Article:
This story is over 5 years old.


We Talked to the Creator of 'Regular Show' About the Final Season

JG Quintel bids farewell to Rigby and Mordecai.
Rigby (right) and Mordecai (left) blast off into space for their final season. Image from Regular Show. Photo courtesy of Cartoon Network.

Rigby the racoon and Mordecai the bluejay have been to the moon, a Chuck-E-Cheese-esque fun zone, the temple of the dreaded Sandwich of Death, an ancient underground mall, and Dumptown, USA, to name but a few. The lovable slackers and stars of Cartoon Network's Regular Show have been through all sorts of off-kilter adventures in their seven seasons on air, and their final eighth season is set to take place entirely in space. The show’s beloved by fans of all ages because of its wonderful weirdness, and a willingness to tell strange, joyfully meandering stories. As we head into the final season, Regular Show creator and executive producer JG Quintel tells The Creators Project about the creation of the show, some of his favorite moments, and what viewers can expect.


Quintel says some of his favorite moments from the show come from the very early days, when “everything was new and exciting. And we were just setting up the series, but then moving on as the characters developed we got into these richer, more intricate stories.” Is writing a show like Regular Show, where magic abounds and nearly anything is possible, in some ways harder to write than a more grounded series? Quintel says “it definitely became more difficult as we went along because we’ve done so many episodes that, in our writer’s room we’d come up with a really great idea and be like ‘Ah, it’s too similar to that one!’ We always want to make sure that they feel different and unique. But it’s really fun. We had a freeform writing game that we would play where we’d throw titles into a hat and everyone has to type up episodes in two minutes based on those titles. And if anything made everybody laugh we’d all focus on that and try to turn it into a story.”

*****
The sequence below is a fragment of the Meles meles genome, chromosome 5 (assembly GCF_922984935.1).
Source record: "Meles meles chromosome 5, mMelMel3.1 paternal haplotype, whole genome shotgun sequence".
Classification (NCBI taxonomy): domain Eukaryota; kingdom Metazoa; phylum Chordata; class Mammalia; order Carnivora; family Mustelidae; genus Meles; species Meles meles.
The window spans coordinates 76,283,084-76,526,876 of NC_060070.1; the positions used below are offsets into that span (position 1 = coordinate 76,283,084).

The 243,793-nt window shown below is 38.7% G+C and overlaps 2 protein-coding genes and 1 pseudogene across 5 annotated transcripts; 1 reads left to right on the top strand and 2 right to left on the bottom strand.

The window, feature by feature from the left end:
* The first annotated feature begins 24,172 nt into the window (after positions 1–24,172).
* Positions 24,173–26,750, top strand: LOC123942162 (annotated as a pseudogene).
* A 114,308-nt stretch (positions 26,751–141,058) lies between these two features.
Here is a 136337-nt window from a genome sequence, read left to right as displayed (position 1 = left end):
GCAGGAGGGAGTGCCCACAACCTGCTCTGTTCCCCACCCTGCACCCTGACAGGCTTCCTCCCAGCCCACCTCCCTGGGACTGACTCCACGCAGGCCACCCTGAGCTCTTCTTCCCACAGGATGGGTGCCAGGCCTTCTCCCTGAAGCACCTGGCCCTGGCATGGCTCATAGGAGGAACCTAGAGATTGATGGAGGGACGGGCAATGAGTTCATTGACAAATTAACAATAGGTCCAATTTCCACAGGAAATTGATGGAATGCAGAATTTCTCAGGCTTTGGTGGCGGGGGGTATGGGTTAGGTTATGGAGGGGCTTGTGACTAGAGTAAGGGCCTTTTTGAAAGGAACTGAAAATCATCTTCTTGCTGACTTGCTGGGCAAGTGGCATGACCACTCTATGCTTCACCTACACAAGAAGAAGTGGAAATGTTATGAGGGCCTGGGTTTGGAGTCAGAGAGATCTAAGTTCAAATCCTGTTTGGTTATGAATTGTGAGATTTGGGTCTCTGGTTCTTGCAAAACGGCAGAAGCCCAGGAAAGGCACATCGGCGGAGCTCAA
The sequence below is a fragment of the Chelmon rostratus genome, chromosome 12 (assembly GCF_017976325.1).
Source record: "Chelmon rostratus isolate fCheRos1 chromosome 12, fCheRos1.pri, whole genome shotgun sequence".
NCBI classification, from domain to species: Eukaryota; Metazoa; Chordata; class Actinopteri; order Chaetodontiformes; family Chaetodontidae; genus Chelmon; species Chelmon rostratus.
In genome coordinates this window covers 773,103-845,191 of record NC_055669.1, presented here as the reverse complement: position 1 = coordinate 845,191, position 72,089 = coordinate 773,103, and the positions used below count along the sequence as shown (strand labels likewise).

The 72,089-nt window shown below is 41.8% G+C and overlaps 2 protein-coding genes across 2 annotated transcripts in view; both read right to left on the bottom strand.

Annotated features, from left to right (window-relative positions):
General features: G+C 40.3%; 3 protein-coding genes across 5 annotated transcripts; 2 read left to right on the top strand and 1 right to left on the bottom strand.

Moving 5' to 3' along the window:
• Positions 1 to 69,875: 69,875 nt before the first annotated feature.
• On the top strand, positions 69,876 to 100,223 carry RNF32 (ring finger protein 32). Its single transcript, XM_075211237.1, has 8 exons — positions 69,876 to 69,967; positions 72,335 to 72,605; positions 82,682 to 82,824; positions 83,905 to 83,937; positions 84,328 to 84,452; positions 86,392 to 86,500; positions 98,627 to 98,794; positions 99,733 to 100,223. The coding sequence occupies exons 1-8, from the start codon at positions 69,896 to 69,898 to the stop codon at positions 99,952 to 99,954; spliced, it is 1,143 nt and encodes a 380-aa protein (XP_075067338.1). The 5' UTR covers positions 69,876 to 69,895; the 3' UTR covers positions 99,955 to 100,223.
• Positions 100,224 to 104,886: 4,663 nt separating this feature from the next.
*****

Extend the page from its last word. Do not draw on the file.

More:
REG 2.jpg

What’s going on here, Mordecai and Rigby? Image from Regular Show. Photo courtesy of Cartoon Network.

What does Quintel, as creator of the show, actually do on a day-to-day basis? A little bit of everything, “I’m in charge of making sure that [the show] stays true to itself, and is something that I really want to see.” He describes taking part in the writer’s room, overseeing storyboard art, dealing with studio notes, watching animatics, reviewing art approvals, and to top that all off, he also plays the role of main character Mordecai, so he’s recording in the booth for each episode. “The main part of my job is: whatever was funny about that initial story in the outline, I try to track it and make sure there’s no point in the process where that’s lost.”

JG Quintel_Headshot.jpg

JG Quintel, creator and executive producer of Regular Show. Photo courtesy of Cartoon Network

As for the upcoming final season, Quintel says they’re going big. He explains that he was always very up-front with Cartoon Network, saying that they shouldn’t be afraid to come to him when it was time to end the show. “When we decided that this was enough,” he explains, “we had this idea of what we wanted to do. And as we crafted the season, and I’m not going to give any spoilers, but Regular Show is usually standalone episodes, but our season eight is fully serialized, and you’re going to want to watch them all because it’s going to pay off and be this huge overarching story for the whole season, and kind of to tie up the whole series.” But don’t worry, newcomers, “If you haven’t seen it at all, it’ll still be a fun season to watch.”

Quintel’s enthusiasm for his final season is infectious, and he’s not afraid to talk bluntly about the creative process. “Even sending them to space was a big thing, where we were like ‘is there a way to do this where it isn’t lame?’ [Laughs] We wanted to make sure that it would actually be cool, and I’m really excited for people to see it.”

Regular Show Season 8 premieres on Cartoon Network on Monday, Sept. 26 at 8 PM (ET/PT).


Forget 'Batman v Superman,' the Original Superman Cartoon Rules

An Interview with 'We Bare Bears' Writer Mikey Heller

There's Never Been a Better Time for the New 'Powerpuff Girls'